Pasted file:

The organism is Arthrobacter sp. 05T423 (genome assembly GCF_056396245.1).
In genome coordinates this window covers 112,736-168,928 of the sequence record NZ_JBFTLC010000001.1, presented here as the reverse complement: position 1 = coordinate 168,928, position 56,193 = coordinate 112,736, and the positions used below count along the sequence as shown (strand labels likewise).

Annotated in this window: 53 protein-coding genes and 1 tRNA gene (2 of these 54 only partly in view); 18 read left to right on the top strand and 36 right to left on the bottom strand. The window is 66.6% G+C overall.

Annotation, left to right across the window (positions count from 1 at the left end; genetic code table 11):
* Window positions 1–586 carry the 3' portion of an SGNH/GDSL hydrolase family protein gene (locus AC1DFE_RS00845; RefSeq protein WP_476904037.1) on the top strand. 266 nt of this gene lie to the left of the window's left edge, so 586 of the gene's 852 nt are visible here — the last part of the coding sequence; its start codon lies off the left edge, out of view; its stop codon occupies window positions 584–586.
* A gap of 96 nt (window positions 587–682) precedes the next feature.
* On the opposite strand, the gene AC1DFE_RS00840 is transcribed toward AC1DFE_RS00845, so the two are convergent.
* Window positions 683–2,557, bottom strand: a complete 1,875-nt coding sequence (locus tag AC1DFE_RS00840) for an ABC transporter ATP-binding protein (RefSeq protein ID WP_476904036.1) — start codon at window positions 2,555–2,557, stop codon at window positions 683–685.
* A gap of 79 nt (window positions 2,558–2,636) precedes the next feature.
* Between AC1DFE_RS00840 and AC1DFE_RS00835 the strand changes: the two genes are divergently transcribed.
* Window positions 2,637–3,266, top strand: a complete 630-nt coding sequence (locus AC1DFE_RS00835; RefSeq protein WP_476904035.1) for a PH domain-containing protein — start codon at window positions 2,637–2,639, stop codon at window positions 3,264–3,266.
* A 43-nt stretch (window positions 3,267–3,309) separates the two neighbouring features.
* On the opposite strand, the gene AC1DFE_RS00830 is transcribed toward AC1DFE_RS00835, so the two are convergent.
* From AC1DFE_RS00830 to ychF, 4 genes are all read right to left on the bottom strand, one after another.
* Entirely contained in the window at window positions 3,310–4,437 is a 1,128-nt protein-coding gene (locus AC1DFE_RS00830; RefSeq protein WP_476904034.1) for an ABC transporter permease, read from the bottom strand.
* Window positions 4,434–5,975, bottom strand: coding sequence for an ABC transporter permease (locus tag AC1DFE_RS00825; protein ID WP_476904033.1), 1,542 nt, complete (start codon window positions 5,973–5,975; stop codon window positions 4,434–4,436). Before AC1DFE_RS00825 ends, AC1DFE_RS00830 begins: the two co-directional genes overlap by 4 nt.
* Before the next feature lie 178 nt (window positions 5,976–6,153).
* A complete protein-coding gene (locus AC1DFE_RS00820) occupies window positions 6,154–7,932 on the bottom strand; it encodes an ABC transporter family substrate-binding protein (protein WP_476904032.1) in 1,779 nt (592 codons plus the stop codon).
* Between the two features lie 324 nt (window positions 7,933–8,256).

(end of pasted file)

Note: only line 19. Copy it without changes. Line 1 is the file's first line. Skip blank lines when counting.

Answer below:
* Between the two features lie 324 nt (window positions 7,933–8,256).